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A Glimpse at Some of Washington's Earliest Women Voters

These pages of the Second Ward, City of Tacoma Voters Register list numerous women's names alongside their male counterparts. Washington State Archives. Tacoma 2nd Ward Voter Registration Records from 1885-1889.

The women of Washington State had a complicated route to the right to vote, and the Tacoma 2nd Ward Voter Registration Records from 1885-1889 illustrates part of that journey.

In 1854, just 6 years after Lucretia Mott and Elizabeth Cady Stanton began the women’s suffrage movement, Washington women almost gained the right to vote. They would have been the first state or territory to do so, but the proposal lost by one vote in the Territorial Legislature. After this loss, the legislature publicly declared that Washington women would never gain the right to vote. However, things changed after Susan B. Anthony and Abigail Scott Duniway toured the Oregon and Washington territories in 1871 and inspired a wave of activism with the women of the Northwest. For twelve years women protested and pressured territorial leaders for the ability to vote. In 1883, a bill finally passed that gave white women the right to vote--only to have that right taken away in 1887.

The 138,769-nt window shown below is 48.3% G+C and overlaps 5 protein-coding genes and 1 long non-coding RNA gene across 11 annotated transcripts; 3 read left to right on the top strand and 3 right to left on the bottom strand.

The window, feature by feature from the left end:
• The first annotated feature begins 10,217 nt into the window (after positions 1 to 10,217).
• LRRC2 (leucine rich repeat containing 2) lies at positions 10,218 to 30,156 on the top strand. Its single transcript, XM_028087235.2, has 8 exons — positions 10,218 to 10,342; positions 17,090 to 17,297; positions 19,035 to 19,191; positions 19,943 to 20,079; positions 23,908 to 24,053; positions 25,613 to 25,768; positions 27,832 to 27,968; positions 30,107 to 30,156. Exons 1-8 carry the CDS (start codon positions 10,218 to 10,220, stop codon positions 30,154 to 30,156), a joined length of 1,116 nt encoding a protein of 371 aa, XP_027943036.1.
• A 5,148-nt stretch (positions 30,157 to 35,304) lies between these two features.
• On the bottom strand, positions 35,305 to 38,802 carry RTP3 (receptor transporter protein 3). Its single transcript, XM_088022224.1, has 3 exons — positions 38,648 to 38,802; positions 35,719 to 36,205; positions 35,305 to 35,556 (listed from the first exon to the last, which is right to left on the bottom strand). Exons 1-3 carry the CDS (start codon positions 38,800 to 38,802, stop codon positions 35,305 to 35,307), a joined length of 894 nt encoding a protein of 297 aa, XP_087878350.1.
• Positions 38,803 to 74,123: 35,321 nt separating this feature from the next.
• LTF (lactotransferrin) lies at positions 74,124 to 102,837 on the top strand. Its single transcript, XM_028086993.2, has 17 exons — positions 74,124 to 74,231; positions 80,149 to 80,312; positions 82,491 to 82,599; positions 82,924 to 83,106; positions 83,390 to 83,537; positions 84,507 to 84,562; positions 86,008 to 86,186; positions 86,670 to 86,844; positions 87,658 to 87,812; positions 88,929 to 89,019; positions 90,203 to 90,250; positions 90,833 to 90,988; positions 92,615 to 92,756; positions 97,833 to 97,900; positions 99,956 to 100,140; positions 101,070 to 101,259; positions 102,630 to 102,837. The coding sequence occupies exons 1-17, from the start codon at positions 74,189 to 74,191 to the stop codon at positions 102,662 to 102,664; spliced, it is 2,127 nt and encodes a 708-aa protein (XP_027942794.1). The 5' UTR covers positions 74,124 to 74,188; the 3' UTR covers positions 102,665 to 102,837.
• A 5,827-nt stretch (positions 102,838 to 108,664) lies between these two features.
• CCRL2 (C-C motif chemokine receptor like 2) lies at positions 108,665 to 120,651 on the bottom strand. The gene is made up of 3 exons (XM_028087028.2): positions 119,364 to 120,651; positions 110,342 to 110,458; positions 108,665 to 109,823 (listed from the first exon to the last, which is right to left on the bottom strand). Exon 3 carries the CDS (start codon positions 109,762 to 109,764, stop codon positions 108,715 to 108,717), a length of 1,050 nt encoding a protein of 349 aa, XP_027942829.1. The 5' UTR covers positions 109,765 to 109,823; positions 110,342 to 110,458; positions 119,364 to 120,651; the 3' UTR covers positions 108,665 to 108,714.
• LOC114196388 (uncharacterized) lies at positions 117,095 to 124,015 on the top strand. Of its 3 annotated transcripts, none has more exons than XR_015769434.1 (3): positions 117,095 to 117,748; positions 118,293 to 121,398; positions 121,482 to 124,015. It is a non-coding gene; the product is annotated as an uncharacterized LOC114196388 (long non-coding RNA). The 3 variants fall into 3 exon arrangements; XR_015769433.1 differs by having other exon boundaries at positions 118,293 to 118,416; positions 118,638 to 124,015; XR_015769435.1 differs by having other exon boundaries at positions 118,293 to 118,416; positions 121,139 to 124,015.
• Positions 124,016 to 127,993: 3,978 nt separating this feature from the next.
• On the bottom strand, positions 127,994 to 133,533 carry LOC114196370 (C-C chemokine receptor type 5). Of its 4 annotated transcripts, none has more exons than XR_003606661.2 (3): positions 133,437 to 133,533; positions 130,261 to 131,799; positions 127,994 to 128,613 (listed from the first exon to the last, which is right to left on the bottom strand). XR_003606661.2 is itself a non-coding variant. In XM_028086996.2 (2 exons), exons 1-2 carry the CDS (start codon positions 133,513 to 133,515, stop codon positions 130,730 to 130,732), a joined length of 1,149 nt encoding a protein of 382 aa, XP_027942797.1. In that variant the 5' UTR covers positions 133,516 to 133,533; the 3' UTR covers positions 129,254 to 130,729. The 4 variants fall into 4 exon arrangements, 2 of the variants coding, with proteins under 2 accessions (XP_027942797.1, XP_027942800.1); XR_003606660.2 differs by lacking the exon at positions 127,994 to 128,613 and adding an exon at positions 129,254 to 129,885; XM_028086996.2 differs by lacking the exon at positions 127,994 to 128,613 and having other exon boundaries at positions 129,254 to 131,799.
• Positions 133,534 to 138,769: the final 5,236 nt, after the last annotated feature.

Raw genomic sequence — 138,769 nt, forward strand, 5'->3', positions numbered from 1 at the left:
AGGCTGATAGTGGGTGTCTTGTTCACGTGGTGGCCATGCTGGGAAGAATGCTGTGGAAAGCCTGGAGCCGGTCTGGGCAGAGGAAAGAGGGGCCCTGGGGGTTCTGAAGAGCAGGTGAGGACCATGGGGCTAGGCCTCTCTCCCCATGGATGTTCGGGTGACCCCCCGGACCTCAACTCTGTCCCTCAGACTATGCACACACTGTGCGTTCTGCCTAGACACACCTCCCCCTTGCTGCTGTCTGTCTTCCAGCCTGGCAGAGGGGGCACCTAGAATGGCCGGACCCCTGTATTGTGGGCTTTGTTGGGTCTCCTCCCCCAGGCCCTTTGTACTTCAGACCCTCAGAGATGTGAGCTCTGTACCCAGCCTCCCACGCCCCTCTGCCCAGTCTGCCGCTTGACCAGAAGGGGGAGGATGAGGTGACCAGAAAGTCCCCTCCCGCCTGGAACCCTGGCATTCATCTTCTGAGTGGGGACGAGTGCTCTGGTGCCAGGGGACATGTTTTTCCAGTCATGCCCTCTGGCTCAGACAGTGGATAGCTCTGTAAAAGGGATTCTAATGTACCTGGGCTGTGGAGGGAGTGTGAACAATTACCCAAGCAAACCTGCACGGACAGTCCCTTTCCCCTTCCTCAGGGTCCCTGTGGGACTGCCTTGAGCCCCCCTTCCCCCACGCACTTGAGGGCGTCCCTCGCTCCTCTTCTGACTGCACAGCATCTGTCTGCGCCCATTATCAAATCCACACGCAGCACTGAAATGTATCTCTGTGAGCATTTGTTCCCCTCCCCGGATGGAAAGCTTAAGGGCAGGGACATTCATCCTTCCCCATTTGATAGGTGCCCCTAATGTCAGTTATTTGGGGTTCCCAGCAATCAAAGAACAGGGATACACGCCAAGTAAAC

The image above, from 1886, is a glimpse of that short period of time when women could vote in the Washington Territory. Women are registered right alongside men. It was not until 1910 when Washington women finally and permanently gained the right to vote. Check out the Olympia, City of, Register of Voters, 1872-1890 to see more early Washington women voters.

Written by Brianna Humphreys